Charging royalties to commercial water bottlers and irrigation scheme users will "open a can of worms" and put many farmers out of business, Federated Farmers says.
Labour leader Jacinda Ardern announced a policy to make commercial water bottlers and irrigation scheme users pay for water, if her party gets into power.
It was only fair consented water users paid up, just as oil and gas companies already did, she said.
However, unlike the Green Party's call for a blanket charge of 10 cents a litre on commercial water firms, Labour said the price tag would be set by local authorities and a panel of experts depending on water quality and scarcity in any particular area.
"A royalty on the commercial consumption of water will assist with the cost of keeping our water clean.
"The royalty will be flexible to reflect the scarcity or abundance of water in different regions, the different quality of water, and its use.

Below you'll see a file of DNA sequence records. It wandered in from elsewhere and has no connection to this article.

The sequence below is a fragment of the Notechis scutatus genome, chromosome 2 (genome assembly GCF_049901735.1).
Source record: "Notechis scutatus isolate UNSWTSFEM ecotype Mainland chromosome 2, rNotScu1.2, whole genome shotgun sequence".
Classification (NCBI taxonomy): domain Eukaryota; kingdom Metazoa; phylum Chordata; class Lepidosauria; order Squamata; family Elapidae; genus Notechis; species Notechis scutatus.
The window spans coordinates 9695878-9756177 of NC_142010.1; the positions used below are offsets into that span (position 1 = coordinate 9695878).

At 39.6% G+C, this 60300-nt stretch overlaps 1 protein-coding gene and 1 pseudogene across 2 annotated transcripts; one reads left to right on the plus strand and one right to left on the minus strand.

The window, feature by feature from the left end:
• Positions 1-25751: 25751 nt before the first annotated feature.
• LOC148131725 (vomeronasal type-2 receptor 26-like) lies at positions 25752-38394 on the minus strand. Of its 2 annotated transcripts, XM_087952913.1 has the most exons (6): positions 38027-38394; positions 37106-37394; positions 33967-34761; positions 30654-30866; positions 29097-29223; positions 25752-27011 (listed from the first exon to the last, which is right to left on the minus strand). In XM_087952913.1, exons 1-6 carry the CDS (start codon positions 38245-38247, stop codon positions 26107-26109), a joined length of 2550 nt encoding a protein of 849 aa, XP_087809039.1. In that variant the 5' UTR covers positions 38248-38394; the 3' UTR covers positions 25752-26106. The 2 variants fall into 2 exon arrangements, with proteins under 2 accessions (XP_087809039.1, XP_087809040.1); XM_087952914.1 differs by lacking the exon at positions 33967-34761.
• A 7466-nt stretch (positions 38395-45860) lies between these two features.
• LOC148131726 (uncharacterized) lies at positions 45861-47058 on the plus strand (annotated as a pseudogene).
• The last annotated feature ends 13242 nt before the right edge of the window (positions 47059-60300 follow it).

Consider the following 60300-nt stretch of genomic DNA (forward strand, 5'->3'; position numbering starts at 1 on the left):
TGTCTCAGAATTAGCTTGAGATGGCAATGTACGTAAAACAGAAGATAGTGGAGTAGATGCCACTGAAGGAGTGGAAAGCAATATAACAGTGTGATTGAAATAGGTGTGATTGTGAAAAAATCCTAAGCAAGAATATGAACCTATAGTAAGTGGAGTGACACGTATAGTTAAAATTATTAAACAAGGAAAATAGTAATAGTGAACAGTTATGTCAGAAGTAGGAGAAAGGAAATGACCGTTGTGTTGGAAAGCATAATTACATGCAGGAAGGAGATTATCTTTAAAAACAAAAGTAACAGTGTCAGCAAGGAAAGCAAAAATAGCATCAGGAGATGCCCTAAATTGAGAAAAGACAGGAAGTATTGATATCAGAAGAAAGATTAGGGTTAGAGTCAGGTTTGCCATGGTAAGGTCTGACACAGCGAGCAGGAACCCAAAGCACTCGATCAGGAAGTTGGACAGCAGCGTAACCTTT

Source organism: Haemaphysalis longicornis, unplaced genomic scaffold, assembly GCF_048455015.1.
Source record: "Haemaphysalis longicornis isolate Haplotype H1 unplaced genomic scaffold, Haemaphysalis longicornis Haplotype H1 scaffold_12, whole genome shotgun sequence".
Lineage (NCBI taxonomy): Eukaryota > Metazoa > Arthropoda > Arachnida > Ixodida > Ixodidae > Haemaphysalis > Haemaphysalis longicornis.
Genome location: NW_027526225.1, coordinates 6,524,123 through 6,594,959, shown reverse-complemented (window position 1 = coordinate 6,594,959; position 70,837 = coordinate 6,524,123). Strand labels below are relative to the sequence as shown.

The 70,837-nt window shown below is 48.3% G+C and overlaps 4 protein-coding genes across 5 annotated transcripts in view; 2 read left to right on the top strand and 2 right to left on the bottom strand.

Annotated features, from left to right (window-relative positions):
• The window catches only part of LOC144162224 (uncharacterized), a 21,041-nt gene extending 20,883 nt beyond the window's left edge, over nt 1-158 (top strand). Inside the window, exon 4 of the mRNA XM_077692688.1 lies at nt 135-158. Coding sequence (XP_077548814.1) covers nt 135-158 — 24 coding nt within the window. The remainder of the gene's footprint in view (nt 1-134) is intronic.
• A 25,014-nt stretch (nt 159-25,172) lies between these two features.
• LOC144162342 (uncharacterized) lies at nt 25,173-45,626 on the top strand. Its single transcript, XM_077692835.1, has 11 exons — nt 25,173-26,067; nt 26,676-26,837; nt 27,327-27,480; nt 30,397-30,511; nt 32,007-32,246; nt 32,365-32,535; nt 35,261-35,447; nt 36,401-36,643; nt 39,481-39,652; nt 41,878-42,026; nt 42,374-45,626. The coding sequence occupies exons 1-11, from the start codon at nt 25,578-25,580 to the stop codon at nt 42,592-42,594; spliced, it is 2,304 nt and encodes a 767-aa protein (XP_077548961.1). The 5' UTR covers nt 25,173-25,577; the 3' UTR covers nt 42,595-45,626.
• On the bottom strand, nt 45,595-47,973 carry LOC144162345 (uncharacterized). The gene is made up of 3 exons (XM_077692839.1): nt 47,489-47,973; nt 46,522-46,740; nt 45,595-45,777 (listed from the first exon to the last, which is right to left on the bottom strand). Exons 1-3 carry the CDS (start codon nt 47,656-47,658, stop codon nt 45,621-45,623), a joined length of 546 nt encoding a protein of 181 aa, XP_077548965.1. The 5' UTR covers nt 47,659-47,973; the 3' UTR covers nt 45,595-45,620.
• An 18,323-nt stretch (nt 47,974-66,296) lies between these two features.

"Royalty levels will be set following consultation and the revenue will largely be returned to regional councils," Ms Ardern said.
Households and domestic users would not be charged, neither would stock farmers unless they used irrigated water.
Federated Farmers said Labour's policy lacked detail and did little to allay farmers' fears.
About 25 percent of all water consumed in New Zealand was irrigated and farmers could not afford to pay more, Federated Farmers water spokesperson Chris Allen said.
"Is there any more money in the system for farmers to absorb? At the moment there is no more money ... so something will have to give.
"Personally, I think this is opening a can of worms and it has not been thought through enough," Mr Allen said.
Export New Zealand executive director Catherine Beard said inconsistent prices around the country would not work.
It would be better to put in place a water rights trading system, similar to the fishing industry, rather that put a price on water, she said.
Finance Minister Steven Joyce said Labour's water tax lacked clarity and would hit the regions hard.
Jacinda Ardern also announced Labour would scrap the government's $480 million fund to pay for new irrigation schemes and said it encouraged intensive farming.